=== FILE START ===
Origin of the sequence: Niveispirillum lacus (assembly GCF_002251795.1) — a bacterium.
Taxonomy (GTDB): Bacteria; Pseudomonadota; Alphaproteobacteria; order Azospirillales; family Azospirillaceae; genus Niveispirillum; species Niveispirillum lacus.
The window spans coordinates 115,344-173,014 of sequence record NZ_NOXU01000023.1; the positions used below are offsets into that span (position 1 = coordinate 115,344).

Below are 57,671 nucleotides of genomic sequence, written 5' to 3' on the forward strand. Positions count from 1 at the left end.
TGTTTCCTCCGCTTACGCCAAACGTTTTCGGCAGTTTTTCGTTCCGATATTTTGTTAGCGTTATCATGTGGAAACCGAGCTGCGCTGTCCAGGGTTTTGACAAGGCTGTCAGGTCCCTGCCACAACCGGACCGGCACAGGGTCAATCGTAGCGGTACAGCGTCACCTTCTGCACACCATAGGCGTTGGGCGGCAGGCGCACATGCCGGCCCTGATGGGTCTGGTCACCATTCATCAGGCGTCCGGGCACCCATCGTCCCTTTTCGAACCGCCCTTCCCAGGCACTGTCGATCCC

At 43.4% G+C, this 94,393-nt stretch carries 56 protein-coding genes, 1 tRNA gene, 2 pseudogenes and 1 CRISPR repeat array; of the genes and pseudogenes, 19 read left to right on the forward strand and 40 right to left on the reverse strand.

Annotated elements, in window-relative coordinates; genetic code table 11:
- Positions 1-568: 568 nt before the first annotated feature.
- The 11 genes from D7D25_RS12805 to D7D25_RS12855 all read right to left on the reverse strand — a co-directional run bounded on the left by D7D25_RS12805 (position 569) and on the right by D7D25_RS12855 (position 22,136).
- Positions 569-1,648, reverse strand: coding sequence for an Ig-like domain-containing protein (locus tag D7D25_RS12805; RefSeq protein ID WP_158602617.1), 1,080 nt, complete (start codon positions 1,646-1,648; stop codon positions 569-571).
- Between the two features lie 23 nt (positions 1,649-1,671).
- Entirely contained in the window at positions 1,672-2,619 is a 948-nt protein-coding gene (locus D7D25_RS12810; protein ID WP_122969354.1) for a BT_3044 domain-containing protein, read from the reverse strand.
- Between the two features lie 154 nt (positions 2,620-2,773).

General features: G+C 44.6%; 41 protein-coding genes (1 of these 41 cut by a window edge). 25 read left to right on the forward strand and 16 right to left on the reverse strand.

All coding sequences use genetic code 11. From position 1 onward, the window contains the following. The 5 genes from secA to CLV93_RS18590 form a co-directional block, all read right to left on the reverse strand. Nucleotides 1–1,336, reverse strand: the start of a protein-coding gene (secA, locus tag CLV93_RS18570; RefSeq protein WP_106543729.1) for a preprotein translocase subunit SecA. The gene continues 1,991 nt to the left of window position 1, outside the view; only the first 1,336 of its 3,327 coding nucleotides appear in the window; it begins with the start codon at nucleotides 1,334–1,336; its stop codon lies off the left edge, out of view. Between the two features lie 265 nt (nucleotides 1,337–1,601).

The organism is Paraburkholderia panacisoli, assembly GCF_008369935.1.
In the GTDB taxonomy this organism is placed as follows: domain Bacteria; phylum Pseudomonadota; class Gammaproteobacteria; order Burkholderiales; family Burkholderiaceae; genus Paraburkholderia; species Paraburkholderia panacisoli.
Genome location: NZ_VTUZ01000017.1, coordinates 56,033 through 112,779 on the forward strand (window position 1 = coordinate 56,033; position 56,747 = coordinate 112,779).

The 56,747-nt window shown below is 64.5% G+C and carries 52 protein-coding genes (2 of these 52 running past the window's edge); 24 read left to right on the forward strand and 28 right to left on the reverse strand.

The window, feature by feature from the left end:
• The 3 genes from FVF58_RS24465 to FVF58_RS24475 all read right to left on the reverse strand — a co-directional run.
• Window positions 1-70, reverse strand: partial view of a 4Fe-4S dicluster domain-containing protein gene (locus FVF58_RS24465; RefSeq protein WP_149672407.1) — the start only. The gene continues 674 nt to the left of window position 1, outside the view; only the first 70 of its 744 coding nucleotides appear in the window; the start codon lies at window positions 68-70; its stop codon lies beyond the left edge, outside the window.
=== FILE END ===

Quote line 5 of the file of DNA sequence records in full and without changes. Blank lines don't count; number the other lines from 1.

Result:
TGTTTCCTCCGCTTACGCCAAACGTTTTCGGCAGTTTTTCGTTCCGATATTTTGTTAGCGTTATCATGTGGAAACCGAGCTGCGCTGTCCAGGGTTTTGACAAGGCTGTCAGGTCCCTGCCACAACCGGACCGGCACAGGGTCAATCGTAGCGGTACAGCGTCACCTTCTGCACACCATAGGCGTTGGGCGGCAGGCGCACATGCCGGCCCTGATGGGTCTGGTCACCATTCATCAGGCGTCCGGGCACCCATCGTCCCTTTTCGAACCGCCCTTCCCAGGCACTGTCGATCCC